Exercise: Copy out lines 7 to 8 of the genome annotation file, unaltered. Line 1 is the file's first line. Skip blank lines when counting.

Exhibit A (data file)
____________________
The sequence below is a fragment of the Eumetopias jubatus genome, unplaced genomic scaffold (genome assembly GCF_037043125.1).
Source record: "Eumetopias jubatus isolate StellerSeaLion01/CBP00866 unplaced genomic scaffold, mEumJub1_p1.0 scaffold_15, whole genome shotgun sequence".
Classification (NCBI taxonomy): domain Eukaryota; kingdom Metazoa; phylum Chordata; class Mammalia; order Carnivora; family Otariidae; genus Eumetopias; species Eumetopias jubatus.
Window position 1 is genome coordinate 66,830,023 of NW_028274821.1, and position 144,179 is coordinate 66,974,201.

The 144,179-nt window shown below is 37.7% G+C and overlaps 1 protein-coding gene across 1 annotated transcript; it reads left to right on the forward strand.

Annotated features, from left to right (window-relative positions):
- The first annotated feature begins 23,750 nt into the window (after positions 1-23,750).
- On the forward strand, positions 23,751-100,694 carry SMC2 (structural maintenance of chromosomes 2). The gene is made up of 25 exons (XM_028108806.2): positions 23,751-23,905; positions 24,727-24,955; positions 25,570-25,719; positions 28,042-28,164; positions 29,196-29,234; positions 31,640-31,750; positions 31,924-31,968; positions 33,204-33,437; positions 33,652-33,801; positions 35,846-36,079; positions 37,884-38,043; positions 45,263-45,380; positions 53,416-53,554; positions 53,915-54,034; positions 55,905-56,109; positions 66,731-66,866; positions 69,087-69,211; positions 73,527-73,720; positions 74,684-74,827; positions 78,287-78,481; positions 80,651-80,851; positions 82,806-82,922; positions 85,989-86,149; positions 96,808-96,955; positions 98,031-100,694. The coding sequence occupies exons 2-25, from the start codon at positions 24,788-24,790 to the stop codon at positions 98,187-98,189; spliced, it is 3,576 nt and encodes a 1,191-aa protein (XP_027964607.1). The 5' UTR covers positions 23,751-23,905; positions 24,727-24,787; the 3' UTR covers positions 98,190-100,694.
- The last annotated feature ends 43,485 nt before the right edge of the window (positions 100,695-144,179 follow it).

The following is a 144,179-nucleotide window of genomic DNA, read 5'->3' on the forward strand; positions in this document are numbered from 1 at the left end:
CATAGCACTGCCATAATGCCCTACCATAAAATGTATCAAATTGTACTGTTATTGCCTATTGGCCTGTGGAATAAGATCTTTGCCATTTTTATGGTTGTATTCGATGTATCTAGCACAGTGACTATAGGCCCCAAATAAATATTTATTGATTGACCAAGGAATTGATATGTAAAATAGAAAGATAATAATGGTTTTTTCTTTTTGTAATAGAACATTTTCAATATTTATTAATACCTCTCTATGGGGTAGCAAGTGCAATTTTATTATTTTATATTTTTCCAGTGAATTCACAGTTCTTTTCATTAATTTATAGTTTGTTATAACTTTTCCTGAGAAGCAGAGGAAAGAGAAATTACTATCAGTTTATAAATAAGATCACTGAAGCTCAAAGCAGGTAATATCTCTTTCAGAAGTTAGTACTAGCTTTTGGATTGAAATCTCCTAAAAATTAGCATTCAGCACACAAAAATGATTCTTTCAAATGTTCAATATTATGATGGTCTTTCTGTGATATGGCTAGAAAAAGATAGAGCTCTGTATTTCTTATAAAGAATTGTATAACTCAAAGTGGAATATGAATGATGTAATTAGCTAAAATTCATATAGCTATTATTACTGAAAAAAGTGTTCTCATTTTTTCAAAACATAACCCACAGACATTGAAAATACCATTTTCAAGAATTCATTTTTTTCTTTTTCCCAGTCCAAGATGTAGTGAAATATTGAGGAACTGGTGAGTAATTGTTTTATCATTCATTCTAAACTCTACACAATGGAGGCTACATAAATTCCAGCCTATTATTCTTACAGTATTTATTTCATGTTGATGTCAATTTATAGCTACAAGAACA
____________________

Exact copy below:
- The first annotated feature begins 23,750 nt into the window (after positions 1-23,750).
- On the forward strand, positions 23,751-100,694 carry SMC2 (structural maintenance of chromosomes 2). The gene is made up of 25 exons (XM_028108806.2): positions 23,751-23,905; positions 24,727-24,955; positions 25,570-25,719; positions 28,042-28,164; positions 29,196-29,234; positions 31,640-31,750; positions 31,924-31,968; positions 33,204-33,437; positions 33,652-33,801; positions 35,846-36,079; positions 37,884-38,043; positions 45,263-45,380; positions 53,416-53,554; positions 53,915-54,034; positions 55,905-56,109; positions 66,731-66,866; positions 69,087-69,211; positions 73,527-73,720; positions 74,684-74,827; positions 78,287-78,481; positions 80,651-80,851; positions 82,806-82,922; positions 85,989-86,149; positions 96,808-96,955; positions 98,031-100,694. The coding sequence occupies exons 2-25, from the start codon at positions 24,788-24,790 to the stop codon at positions 98,187-98,189; spliced, it is 3,576 nt and encodes a 1,191-aa protein (XP_027964607.1). The 5' UTR covers positions 23,751-23,905; positions 24,727-24,787; the 3' UTR covers positions 98,190-100,694.